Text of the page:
As with many projects in Toronto’s downtown, rock creep was flagged as a potential source of exceptionally high lateral pressure on tunnel walls as a result of a phenomenon called rock-squeeze. Soil-structure interaction analysis was undertaken to quantify the true impact of a possible rock movement on the tunnels. This was augmented by detailed monitoring of actual rock movement in the tunnel trenches.
To mitigate the impact of excavating in rock close to the existing foundations an ingenious approach was improvised involving drilling holes roughly 3 metres apart to the desired excavation depth, and running steel wires to saw cut the shale. This method produced perfectly intact, almost polished, vertical surfaces in the rock.
Even more complicated…
Perhaps the most interesting and unique component of the project will be embarked upon in the months to come when the second stage of the project commences. To date, all the dig-down has taken place underneath the one-storey viaduct structure. A significant portion of the stage II dig-down occurs under the five-storey east wing of the head house. Removing the columns of this steel framed building cannot be done by simply shoring the lowest floor. In fact, each floor would need to be shored down to bedrock before the columns could be cut safely.
The alternative, which was selected, is to grip the columns from the bottom, jack the entire building and cut the columns below the grip point. This approach was used 15 years ago in San Francisco City Hall, a building of the same vintage and almost identical structural system. The objective was different there, as 530 columns were cut and temporarily jacked to install seismic base isolators. The San Francisco case inspired NORR engineers and contact was made with the sub-trade that carried out the jacking. Details were then developed to suit Toronto’s Union Station.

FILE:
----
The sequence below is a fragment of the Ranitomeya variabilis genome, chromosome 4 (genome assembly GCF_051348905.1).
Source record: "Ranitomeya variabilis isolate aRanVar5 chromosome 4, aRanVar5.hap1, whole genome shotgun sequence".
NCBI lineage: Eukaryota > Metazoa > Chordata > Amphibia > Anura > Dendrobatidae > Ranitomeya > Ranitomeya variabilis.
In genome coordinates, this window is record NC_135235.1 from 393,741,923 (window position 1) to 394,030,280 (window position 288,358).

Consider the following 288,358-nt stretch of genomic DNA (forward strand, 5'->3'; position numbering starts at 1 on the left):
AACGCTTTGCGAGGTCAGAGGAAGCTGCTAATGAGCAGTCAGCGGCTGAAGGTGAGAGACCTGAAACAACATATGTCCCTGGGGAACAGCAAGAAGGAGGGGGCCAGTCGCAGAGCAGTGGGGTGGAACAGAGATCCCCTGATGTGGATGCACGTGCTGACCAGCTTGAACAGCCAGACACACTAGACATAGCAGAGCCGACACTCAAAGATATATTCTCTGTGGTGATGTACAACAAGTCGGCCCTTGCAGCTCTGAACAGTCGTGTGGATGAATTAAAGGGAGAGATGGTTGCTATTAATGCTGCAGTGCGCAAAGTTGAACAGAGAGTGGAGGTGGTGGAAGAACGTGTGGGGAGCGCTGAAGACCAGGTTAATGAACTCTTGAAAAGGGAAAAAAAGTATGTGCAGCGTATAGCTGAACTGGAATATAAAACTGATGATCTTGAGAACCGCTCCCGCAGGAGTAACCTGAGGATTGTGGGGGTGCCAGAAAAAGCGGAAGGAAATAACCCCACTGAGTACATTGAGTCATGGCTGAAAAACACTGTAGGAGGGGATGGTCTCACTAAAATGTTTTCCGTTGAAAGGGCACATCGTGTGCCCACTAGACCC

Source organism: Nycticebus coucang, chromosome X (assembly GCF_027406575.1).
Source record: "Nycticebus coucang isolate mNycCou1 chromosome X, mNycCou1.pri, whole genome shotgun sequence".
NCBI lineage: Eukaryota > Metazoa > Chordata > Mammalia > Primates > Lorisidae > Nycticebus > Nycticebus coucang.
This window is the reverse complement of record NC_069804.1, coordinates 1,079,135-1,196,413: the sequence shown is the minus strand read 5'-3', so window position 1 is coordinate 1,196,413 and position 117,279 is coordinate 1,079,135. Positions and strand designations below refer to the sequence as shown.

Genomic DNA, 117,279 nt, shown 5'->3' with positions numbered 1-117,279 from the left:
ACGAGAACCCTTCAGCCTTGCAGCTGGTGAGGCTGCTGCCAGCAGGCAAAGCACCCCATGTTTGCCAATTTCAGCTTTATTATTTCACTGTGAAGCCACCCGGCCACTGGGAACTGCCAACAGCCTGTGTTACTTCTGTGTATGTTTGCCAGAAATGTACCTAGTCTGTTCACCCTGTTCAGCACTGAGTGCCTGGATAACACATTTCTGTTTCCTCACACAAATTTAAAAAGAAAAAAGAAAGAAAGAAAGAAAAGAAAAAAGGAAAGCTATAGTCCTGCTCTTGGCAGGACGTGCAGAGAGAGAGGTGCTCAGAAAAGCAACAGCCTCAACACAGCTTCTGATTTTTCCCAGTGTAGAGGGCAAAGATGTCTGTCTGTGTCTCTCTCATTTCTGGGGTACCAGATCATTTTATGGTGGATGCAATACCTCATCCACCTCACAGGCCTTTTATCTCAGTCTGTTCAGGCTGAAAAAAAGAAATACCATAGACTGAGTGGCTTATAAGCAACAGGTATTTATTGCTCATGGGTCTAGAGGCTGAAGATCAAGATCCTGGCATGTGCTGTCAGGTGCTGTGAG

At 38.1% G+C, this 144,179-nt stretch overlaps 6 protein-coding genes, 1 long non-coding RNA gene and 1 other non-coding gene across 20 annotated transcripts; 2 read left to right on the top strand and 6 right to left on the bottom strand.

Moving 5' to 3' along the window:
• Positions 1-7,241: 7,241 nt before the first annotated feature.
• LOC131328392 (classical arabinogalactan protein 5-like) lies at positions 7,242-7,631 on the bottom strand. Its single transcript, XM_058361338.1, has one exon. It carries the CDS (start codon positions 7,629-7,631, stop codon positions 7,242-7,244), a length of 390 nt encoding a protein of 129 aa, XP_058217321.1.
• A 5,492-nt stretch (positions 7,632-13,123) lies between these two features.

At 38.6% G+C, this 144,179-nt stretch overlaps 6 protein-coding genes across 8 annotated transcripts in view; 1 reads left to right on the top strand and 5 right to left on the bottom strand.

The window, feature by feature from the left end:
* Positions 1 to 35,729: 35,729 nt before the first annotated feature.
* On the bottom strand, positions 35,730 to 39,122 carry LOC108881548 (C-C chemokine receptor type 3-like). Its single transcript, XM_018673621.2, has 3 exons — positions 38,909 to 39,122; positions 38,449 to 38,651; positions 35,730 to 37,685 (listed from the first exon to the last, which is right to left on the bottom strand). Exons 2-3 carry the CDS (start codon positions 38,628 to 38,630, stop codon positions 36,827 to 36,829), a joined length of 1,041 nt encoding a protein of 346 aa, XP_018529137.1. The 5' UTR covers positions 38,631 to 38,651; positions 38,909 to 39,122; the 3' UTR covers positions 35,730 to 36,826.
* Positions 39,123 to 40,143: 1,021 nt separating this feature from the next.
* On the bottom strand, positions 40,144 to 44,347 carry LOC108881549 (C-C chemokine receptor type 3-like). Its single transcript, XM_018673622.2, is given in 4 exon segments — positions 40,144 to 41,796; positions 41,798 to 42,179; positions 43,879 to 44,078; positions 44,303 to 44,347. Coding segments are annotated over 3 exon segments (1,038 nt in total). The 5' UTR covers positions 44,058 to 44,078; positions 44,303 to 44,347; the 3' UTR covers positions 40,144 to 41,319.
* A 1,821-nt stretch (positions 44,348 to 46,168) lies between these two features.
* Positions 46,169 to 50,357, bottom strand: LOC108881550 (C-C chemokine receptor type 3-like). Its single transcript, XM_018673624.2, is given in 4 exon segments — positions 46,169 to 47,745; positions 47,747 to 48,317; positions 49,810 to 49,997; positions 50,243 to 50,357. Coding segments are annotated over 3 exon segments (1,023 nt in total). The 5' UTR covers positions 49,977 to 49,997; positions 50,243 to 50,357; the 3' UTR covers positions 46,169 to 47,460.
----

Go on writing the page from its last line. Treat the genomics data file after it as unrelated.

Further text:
Not only will the revitalization project have a long-lasting impact on the vibrancy of Toronto, but also it promises to leave a legacy for years to come of innovation in architecture and engineering thatwas undertaken locally. cce
Hassan Saffarini, P.Eng, Ph.D, is the structural engineering manager, senior project manager, at NORR in Toronto and the lead structural engineer on the Union Station Revitalization project.
Project: Union Station Revitalization
Client/owner: City of Toronto
Prime consultant, planning, design, contract documents, contract administration; project managers, architects, structural, mechanical, electrical engineers: NORR (Silvio Baldassarra, David Barrington, P.Eng., Paul Noskiewicz, Hadi Khouzam, David Clusiau, Hassan Saffarini, P.Eng., Ted Robertson, P.Eng., Domenico Scappaticci, Adrian Sarbu. P.Eng., Mila Legge)
Construction management/general contractor: Carillion Canada
Other key players: Monir (monitoring), CSE (temporary works), Isherwood (excavation shoring), Fyfe (CFRP), Freyssinet (flat jacks).
This article is from the March-April 2015 print issue, page 8.